The annual budget for these reforestations of waste lands has been $500,000 for several years.
The area of barrens and poor soils in Prussia, fit for forest purposes only, is estimated at over 6,000,000 acres, which it is the policy of the State gradually to acquire and reform.
The present distribution as regards property classes of the round 35,000,000 acres of
forest in the whole empire is about as follows, varying, to be sure, very considerably in
the single states of the confederation:
Half of the forest area consists of small holdings, below 2500 acres, while 15 per cent is in over 12,000 acre domains. In Prussia, the private forest property comprises 53 per cent, with many large domains, while the state and Crown forests represent 31 per cent, the communal forests 12.5 per cent, the balance being institute forests.
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The state and Crown forests are all under well-organized forest administrations, sometimes accredited to the minister of finance, sometimes to the minister of agriculture. These yield an annual net revenue of from $1 to $5 per acre of forest area, with a constant increase from year to year, which will presently be very greatly advanced when the expenditures for road building and other improvements cease.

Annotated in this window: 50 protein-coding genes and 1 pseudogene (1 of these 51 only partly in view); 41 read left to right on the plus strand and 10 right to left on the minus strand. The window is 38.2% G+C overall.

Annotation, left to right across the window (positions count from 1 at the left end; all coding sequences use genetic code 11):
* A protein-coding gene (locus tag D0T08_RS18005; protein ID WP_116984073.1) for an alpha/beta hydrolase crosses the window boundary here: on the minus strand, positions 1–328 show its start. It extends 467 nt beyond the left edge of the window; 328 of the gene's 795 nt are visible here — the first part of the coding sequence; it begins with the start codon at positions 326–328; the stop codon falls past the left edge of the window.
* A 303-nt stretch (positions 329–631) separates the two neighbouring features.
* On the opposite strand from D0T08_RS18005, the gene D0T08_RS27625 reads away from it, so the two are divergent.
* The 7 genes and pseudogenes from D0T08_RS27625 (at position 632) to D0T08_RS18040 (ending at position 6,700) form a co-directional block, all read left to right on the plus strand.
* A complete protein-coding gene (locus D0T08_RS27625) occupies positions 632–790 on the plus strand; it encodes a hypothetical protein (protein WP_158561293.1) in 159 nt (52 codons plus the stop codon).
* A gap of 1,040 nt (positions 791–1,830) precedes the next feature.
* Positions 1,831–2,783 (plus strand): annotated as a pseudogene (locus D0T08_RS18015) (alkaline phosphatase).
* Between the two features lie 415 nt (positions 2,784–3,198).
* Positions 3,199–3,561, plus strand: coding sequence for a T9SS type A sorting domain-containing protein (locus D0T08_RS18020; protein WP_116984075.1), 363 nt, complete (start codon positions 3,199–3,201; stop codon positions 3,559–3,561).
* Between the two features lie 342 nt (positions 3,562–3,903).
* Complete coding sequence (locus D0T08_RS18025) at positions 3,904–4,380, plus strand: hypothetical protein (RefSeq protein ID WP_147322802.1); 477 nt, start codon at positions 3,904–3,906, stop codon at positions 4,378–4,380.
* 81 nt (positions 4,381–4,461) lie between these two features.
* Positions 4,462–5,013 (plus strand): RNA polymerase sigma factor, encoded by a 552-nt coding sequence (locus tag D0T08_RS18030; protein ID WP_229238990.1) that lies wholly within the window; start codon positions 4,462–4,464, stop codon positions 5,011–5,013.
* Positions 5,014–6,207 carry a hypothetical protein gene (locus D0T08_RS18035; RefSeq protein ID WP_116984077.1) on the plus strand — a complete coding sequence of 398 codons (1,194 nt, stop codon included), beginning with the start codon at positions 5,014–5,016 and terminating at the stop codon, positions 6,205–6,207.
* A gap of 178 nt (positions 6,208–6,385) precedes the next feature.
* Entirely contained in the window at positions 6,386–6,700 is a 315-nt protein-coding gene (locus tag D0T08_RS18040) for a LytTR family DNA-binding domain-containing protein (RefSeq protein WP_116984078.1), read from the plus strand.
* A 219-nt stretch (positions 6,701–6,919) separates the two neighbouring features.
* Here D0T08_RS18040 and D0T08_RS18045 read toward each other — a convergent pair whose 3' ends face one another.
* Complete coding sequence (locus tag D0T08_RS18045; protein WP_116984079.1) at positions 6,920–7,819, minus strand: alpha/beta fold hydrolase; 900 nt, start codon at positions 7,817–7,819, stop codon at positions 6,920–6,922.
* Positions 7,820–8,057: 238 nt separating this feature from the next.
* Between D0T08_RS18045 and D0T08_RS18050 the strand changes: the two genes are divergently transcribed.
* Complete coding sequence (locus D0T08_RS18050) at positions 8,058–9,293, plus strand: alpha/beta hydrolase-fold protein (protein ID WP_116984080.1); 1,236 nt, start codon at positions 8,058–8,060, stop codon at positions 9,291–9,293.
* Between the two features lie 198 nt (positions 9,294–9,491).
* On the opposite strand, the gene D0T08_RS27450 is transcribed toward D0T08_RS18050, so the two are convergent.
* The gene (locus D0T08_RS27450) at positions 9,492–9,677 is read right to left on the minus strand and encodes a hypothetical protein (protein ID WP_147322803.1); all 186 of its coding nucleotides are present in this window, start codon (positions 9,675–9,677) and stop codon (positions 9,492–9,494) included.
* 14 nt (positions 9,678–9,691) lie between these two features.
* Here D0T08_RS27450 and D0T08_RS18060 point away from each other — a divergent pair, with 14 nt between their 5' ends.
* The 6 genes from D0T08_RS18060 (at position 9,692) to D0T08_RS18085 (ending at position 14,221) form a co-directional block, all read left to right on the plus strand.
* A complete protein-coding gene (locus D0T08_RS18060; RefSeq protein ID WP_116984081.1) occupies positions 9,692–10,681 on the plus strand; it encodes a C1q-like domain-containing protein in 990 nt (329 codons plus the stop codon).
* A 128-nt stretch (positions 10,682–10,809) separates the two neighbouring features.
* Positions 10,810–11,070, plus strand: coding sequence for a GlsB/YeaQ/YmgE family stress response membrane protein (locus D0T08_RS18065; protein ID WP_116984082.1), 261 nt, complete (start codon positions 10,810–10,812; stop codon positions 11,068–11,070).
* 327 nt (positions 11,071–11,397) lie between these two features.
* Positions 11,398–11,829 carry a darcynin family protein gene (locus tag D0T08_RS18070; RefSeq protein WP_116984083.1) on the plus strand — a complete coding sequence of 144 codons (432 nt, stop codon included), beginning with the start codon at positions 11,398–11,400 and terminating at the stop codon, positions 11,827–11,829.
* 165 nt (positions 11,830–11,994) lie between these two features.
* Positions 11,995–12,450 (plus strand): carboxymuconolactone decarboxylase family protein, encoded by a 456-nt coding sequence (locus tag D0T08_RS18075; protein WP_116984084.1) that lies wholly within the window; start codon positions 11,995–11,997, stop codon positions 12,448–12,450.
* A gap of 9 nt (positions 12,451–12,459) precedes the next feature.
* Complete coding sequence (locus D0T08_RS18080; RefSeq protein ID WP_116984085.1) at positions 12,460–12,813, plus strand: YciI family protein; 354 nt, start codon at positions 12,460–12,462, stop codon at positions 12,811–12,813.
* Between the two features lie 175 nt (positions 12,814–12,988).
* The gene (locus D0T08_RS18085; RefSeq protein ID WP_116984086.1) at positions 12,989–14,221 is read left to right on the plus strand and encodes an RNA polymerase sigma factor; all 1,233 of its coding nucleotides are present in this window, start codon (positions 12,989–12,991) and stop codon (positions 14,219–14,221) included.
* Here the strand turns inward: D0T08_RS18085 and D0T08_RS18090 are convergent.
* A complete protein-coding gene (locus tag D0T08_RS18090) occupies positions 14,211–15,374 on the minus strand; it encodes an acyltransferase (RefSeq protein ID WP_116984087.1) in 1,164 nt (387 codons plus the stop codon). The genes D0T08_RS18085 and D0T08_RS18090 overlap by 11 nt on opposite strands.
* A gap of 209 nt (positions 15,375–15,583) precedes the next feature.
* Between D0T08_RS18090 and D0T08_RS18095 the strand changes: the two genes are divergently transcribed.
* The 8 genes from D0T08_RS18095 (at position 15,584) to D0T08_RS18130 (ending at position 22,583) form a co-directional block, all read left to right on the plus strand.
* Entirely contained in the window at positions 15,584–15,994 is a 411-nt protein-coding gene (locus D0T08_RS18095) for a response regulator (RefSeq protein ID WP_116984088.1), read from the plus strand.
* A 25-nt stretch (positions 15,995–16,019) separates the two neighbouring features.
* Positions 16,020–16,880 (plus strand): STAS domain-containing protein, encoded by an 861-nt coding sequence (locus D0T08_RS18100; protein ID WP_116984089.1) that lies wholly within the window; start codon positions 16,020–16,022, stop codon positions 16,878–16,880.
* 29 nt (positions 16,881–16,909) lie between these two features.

In the state management the constant care is to avoid sacrificing the economic significance of the forest to the financial benefits that can be derived, and the amount cut is most conservative.
The Imperial forests are of course managed in the same spirit as those of the several state forests.
While the present communities, villages, towns, and cities are only political corporations, they still retain, in some cases in part, the character of the "mark," which was based upon the holding of property.